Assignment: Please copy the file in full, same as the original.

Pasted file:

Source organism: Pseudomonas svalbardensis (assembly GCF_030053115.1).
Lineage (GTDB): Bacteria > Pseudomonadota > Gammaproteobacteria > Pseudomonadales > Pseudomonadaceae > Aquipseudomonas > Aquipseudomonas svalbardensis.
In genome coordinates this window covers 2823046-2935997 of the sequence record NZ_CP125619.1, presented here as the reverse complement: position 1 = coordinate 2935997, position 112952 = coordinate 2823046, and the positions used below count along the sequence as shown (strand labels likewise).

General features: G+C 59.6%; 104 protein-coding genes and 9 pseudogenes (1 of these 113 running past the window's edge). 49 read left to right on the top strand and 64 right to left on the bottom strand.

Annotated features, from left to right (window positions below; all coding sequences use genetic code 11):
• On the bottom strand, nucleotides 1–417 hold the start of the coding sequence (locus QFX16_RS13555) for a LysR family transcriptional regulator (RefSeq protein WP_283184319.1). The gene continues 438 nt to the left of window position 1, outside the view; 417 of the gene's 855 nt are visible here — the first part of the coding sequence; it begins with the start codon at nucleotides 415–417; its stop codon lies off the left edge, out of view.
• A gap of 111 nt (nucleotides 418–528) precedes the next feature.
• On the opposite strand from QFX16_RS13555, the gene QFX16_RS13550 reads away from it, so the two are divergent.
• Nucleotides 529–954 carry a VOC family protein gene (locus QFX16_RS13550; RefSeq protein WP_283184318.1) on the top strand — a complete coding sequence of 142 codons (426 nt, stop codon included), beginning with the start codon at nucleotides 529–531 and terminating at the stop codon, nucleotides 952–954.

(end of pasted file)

Source organism: Pseudomonas svalbardensis (assembly GCF_030053115.1).
Lineage (GTDB): Bacteria > Pseudomonadota > Gammaproteobacteria > Pseudomonadales > Pseudomonadaceae > Aquipseudomonas > Aquipseudomonas svalbardensis.
In genome coordinates this window covers 2823046-2935997 of the sequence record NZ_CP125619.1, presented here as the reverse complement: position 1 = coordinate 2935997, position 112952 = coordinate 2823046, and the positions used below count along the sequence as shown (strand labels likewise).

General features: G+C 59.6%; 104 protein-coding genes and 9 pseudogenes (1 of these 113 running past the window's edge). 49 read left to right on the top strand and 64 right to left on the bottom strand.

Annotated features, from left to right (window positions below; all coding sequences use genetic code 11):
• On the bottom strand, nucleotides 1–417 hold the start of the coding sequence (locus QFX16_RS13555) for a LysR family transcriptional regulator (RefSeq protein WP_283184319.1). The gene continues 438 nt to the left of window position 1, outside the view; 417 of the gene's 855 nt are visible here — the first part of the coding sequence; it begins with the start codon at nucleotides 415–417; its stop codon lies off the left edge, out of view.
• A gap of 111 nt (nucleotides 418–528) precedes the next feature.
• On the opposite strand from QFX16_RS13555, the gene QFX16_RS13550 reads away from it, so the two are divergent.
• Nucleotides 529–954 carry a VOC family protein gene (locus QFX16_RS13550; RefSeq protein WP_283184318.1) on the top strand — a complete coding sequence of 142 codons (426 nt, stop codon included), beginning with the start codon at nucleotides 529–531 and terminating at the stop codon, nucleotides 952–954.